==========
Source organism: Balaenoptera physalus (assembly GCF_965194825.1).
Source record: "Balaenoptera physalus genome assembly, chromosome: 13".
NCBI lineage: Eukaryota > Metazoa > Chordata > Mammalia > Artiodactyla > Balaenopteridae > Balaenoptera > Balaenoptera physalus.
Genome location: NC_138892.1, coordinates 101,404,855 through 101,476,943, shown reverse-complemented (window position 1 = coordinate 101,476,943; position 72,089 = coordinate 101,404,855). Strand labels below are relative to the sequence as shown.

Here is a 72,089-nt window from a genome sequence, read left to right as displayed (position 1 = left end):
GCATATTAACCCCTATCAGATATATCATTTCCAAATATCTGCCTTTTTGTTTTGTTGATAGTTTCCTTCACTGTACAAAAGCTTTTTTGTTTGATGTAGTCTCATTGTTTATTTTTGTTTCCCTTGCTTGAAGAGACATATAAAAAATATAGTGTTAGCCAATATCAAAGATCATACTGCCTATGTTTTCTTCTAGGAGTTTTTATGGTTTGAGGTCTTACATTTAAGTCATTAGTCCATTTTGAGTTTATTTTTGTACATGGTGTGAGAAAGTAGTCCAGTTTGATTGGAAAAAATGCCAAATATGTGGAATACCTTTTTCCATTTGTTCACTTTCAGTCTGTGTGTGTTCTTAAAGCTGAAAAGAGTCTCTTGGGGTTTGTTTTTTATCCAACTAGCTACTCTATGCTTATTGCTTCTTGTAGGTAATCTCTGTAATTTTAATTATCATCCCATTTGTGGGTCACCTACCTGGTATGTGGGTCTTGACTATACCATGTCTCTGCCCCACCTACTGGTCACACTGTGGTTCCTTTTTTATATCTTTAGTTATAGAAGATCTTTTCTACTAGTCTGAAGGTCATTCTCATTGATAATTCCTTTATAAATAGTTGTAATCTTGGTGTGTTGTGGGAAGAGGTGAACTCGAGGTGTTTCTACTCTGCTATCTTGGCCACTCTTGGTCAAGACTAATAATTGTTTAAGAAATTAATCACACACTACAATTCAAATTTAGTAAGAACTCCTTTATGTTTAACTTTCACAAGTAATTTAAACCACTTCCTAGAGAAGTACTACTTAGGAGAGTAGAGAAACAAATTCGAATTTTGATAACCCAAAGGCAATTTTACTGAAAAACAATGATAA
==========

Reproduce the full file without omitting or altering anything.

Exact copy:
Source organism: Balaenoptera physalus (assembly GCF_965194825.1).
Source record: "Balaenoptera physalus genome assembly, chromosome: 13".
NCBI lineage: Eukaryota > Metazoa > Chordata > Mammalia > Artiodactyla > Balaenopteridae > Balaenoptera > Balaenoptera physalus.
Genome location: NC_138892.1, coordinates 101,404,855 through 101,476,943, shown reverse-complemented (window position 1 = coordinate 101,476,943; position 72,089 = coordinate 101,404,855). Strand labels below are relative to the sequence as shown.

Here is a 72,089-nt window from a genome sequence, read left to right as displayed (position 1 = left end):
GCATATTAACCCCTATCAGATATATCATTTCCAAATATCTGCCTTTTTGTTTTGTTGATAGTTTCCTTCACTGTACAAAAGCTTTTTTGTTTGATGTAGTCTCATTGTTTATTTTTGTTTCCCTTGCTTGAAGAGACATATAAAAAATATAGTGTTAGCCAATATCAAAGATCATACTGCCTATGTTTTCTTCTAGGAGTTTTTATGGTTTGAGGTCTTACATTTAAGTCATTAGTCCATTTTGAGTTTATTTTTGTACATGGTGTGAGAAAGTAGTCCAGTTTGATTGGAAAAAATGCCAAATATGTGGAATACCTTTTTCCATTTGTTCACTTTCAGTCTGTGTGTGTTCTTAAAGCTGAAAAGAGTCTCTTGGGGTTTGTTTTTTATCCAACTAGCTACTCTATGCTTATTGCTTCTTGTAGGTAATCTCTGTAATTTTAATTATCATCCCATTTGTGGGTCACCTACCTGGTATGTGGGTCTTGACTATACCATGTCTCTGCCCCACCTACTGGTCACACTGTGGTTCCTTTTTTATATCTTTAGTTATAGAAGATCTTTTCTACTAGTCTGAAGGTCATTCTCATTGATAATTCCTTTATAAATAGTTGTAATCTTGGTGTGTTGTGGGAAGAGGTGAACTCGAGGTGTTTCTACTCTGCTATCTTGGCCACTCTTGGTCAAGACTAATAATTGTTTAAGAAATTAATCACACACTACAATTCAAATTTAGTAAGAACTCCTTTATGTTTAACTTTCACAAGTAATTTAAACCACTTCCTAGAGAAGTACTACTTAGGAGAGTAGAGAAACAAATTCGAATTTTGATAACCCAAAGGCAATTTTACTGAAAAACAATGATAA